15 August 2010

What We Don't Know Could Doom Us

How about this for a wise saying?
"If a person takes no thought about what is distant, he or she will find sorrow near at hand. He or she who will not worry about what is far off will soon find something worse than worry." — Confucius
Yup, Confucius — a very wise man (probably had a brilliant wife). Can't imagine what he was thinking about at the time, but it certainly fits today's situation — especially if by "distant" he meant Russia, China, Pakistan, Africa, the Gulf of Mexico....

Another wise man wrote something just as insightful in the comments section of a climate change blog recently:
"One of the difficulties we face is that further research is prone to discovering that things are worse than we thought, since the default assumption is that the unknown is benign." — Steve Bloom
I just spent a week updating my beloved's website (Climate Change Emergency Medical Response — send it to your doctor!) and I have been well and duly reminded that the unknown is not benign. All sorts of carbon feedbacks are kicking in — and these weren't even included in IPCC (Intergovernmental Panel on Climate Change) projections and models!

I sense a "waking up" out there — anyone else noticed it? The denialists and skeptics seem quieter in the blogosphere ... or am I just learning to ignore them? Perhaps in the light of, ahem, reality, they finally realize that they're just blowing smoke for the sake of being contrary. (Did I ever tell you my theory that those folks were unpopular in school, which is why they're loving being in the spotlight now? So, maybe they do need some compassion after all!)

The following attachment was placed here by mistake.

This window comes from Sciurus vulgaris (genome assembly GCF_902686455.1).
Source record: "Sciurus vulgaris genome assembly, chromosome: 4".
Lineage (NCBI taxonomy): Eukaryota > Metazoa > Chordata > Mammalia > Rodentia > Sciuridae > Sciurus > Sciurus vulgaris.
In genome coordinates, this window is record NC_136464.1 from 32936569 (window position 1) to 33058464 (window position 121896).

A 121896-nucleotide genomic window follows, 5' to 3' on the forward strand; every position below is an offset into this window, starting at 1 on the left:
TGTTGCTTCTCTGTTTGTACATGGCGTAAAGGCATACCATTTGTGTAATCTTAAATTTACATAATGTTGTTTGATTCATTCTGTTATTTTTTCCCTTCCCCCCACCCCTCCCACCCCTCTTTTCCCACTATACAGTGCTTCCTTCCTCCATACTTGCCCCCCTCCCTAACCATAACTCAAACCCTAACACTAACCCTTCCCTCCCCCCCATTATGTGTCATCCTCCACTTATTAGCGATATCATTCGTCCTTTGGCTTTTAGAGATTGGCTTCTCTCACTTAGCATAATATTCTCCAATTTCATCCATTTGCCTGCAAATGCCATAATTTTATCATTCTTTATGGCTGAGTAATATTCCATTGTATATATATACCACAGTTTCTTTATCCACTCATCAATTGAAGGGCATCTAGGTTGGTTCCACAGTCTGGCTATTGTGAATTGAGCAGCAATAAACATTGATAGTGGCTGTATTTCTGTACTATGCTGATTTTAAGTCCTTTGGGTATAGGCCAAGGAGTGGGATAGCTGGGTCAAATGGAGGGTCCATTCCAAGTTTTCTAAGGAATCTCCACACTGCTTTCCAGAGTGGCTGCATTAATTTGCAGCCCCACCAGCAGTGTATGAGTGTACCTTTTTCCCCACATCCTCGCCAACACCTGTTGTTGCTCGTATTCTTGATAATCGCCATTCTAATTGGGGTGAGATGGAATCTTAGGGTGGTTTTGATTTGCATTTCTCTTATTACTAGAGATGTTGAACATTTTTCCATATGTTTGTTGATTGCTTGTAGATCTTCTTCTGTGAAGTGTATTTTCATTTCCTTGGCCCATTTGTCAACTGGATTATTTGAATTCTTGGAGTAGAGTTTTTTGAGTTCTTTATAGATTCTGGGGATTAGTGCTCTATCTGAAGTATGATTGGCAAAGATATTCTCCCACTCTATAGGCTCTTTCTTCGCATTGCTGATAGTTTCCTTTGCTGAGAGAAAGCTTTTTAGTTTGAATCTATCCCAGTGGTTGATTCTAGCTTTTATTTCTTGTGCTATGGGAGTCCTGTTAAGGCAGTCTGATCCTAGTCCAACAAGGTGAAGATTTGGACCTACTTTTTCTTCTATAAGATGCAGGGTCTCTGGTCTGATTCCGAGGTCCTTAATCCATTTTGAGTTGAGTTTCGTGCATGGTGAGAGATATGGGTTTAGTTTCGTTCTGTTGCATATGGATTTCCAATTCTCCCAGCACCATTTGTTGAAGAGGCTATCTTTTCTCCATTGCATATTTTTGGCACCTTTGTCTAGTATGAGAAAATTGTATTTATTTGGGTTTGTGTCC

My small island community has joined the myriad "Transition Towns" around the world — and for good reason. We can't picture our island without "imported" food and energy, ferries, cars. But there's a growing recognition that when these things are disrupted or disappear, we're going to have to go back to what's been described as "a much more connected and self-sufficient community."

We have to stop picturing the future "unknown" as benign, and we most certainly have to start thinking about what is, for the moment, "distant."

And while we're trying to figure out what to do when the climate change %$#@ hits the fan in this part of the world, let's send out deep compassion and condolences to all those being so horribly devastated already.

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I would appreciate hearing your thoughts or questions on this post or anything else you've read here. What is your take on courage and compassion being an important part of the solution to the climate change emergency?